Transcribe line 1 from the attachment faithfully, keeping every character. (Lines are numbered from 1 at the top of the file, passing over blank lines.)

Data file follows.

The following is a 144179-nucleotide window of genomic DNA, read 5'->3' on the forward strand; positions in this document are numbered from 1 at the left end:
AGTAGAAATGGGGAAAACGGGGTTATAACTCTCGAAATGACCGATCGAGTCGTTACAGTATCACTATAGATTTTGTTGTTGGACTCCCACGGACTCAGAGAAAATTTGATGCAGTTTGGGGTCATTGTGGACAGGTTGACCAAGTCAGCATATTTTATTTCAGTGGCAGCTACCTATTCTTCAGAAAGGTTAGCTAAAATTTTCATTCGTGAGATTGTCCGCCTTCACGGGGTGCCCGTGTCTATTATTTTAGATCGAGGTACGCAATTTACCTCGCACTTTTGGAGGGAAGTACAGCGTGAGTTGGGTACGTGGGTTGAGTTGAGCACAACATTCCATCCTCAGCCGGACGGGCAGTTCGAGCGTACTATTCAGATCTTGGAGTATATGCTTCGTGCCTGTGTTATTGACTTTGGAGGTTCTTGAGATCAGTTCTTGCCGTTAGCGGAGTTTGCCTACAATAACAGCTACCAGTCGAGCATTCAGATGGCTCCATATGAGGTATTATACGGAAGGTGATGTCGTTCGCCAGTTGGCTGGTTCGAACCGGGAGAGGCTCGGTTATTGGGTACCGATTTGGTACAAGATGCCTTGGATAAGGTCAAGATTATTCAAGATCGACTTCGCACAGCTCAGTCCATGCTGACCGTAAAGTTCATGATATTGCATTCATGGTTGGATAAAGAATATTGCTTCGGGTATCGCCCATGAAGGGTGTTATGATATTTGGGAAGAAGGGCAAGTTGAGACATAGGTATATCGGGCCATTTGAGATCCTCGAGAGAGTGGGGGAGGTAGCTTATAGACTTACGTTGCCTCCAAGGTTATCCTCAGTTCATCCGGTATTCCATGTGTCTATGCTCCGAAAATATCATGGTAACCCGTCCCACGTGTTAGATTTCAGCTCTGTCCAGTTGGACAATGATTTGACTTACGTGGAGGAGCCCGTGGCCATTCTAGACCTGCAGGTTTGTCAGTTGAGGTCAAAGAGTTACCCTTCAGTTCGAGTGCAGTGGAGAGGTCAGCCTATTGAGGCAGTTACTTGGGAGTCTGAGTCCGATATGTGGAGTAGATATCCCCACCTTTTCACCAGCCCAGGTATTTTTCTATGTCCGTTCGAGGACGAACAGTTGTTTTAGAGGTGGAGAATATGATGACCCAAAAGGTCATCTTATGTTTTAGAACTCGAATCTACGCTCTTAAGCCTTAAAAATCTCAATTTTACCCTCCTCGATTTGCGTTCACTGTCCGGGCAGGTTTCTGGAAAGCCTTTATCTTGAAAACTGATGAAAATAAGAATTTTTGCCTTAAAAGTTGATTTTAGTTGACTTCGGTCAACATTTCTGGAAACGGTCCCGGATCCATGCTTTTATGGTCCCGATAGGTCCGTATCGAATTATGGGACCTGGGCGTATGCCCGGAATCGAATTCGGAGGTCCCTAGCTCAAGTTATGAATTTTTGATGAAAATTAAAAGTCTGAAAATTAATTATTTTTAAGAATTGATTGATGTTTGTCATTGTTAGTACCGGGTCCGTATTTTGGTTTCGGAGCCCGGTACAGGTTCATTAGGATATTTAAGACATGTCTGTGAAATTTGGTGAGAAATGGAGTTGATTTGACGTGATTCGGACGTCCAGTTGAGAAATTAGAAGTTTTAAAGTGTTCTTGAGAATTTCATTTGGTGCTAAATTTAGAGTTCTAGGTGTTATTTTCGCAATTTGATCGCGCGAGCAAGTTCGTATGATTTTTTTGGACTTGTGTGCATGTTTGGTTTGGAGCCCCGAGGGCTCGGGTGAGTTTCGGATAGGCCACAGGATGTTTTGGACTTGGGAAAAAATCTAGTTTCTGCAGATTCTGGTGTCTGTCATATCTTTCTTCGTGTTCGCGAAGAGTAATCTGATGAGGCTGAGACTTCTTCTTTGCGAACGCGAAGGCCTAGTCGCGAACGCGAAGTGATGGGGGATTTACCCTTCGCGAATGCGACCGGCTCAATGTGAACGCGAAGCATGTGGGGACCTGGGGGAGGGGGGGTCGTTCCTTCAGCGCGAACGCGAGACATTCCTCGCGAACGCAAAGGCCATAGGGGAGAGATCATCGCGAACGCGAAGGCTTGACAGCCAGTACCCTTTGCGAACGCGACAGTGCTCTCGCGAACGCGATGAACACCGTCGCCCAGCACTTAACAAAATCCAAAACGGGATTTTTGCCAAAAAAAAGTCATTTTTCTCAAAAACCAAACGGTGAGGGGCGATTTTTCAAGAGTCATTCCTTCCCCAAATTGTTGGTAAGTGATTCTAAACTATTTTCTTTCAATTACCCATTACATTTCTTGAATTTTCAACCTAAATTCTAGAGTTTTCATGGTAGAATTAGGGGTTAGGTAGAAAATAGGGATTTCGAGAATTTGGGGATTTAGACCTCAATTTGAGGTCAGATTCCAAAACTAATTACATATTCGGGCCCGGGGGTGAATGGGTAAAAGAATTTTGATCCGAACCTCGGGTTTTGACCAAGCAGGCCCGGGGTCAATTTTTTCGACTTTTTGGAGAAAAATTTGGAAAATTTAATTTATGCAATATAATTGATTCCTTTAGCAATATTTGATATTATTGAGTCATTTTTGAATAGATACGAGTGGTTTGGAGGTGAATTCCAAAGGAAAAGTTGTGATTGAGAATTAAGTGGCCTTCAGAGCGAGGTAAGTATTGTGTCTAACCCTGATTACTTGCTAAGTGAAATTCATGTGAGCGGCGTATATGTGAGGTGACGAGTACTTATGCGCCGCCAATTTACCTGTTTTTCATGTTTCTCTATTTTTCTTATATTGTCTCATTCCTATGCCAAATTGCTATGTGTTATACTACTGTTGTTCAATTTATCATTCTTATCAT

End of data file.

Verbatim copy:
The following is a 144179-nucleotide window of genomic DNA, read 5'->3' on the forward strand; positions in this document are numbered from 1 at the left end: